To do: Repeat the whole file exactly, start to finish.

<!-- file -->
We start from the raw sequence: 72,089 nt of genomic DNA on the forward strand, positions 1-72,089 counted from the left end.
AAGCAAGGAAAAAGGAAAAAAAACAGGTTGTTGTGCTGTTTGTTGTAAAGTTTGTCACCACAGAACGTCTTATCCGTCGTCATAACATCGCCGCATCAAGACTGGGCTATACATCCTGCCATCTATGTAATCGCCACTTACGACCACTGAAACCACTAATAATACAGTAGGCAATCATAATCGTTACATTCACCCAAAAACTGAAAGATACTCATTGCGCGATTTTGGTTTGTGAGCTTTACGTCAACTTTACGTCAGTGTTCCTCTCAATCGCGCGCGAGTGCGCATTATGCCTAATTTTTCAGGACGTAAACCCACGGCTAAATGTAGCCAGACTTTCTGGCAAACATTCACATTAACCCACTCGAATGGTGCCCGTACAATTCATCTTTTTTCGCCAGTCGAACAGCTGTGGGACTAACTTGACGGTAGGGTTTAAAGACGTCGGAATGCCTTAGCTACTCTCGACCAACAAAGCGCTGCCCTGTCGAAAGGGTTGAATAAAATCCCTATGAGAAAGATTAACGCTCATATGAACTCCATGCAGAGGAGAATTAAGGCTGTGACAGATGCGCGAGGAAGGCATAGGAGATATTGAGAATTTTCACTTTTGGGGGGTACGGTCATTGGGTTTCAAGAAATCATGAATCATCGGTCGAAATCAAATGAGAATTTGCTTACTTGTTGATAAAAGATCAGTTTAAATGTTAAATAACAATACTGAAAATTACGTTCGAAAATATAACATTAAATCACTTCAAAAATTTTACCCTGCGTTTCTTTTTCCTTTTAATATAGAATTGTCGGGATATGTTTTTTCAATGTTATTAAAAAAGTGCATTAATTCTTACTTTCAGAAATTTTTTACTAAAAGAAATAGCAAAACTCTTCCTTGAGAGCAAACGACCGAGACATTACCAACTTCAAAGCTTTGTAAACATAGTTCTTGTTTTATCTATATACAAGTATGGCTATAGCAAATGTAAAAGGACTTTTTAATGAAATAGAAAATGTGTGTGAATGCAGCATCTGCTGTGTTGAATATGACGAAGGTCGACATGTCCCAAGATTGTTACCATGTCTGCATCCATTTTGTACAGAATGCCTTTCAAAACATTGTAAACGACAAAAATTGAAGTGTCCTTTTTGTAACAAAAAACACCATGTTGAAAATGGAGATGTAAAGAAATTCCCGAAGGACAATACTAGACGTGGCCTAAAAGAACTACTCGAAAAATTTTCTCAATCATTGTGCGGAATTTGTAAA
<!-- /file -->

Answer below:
We start from the raw sequence: 72,089 nt of genomic DNA on the forward strand, positions 1-72,089 counted from the left end.
AAGCAAGGAAAAAGGAAAAAAAACAGGTTGTTGTGCTGTTTGTTGTAAAGTTTGTCACCACAGAACGTCTTATCCGTCGTCATAACATCGCCGCATCAAGACTGGGCTATACATCCTGCCATCTATGTAATCGCCACTTACGACCACTGAAACCACTAATAATACAGTAGGCAATCATAATCGTTACATTCACCCAAAAACTGAAAGATACTCATTGCGCGATTTTGGTTTGTGAGCTTTACGTCAACTTTACGTCAGTGTTCCTCTCAATCGCGCGCGAGTGCGCATTATGCCTAATTTTTCAGGACGTAAACCCACGGCTAAATGTAGCCAGACTTTCTGGCAAACATTCACATTAACCCACTCGAATGGTGCCCGTACAATTCATCTTTTTTCGCCAGTCGAACAGCTGTGGGACTAACTTGACGGTAGGGTTTAAAGACGTCGGAATGCCTTAGCTACTCTCGACCAACAAAGCGCTGCCCTGTCGAAAGGGTTGAATAAAATCCCTATGAGAAAGATTAACGCTCATATGAACTCCATGCAGAGGAGAATTAAGGCTGTGACAGATGCGCGAGGAAGGCATAGGAGATATTGAGAATTTTCACTTTTGGGGGGTACGGTCATTGGGTTTCAAGAAATCATGAATCATCGGTCGAAATCAAATGAGAATTTGCTTACTTGTTGATAAAAGATCAGTTTAAATGTTAAATAACAATACTGAAAATTACGTTCGAAAATATAACATTAAATCACTTCAAAAATTTTACCCTGCGTTTCTTTTTCCTTTTAATATAGAATTGTCGGGATATGTTTTTTCAATGTTATTAAAAAAGTGCATTAATTCTTACTTTCAGAAATTTTTTACTAAAAGAAATAGCAAAACTCTTCCTTGAGAGCAAACGACCGAGACATTACCAACTTCAAAGCTTTGTAAACATAGTTCTTGTTTTATCTATATACAAGTATGGCTATAGCAAATGTAAAAGGACTTTTTAATGAAATAGAAAATGTGTGTGAATGCAGCATCTGCTGTGTTGAATATGACGAAGGTCGACATGTCCCAAGATTGTTACCATGTCTGCATCCATTTTGTACAGAATGCCTTTCAAAACATTGTAAACGACAAAAATTGAAGTGTCCTTTTTGTAACAAAAAACACCATGTTGAAAATGGAGATGTAAAGAAATTCCCGAAGGACAATACTAGACGTGGCCTAAAAGAACTACTCGAAAAATTTTCTCAATCATTGTGCGGAATTTGTAAA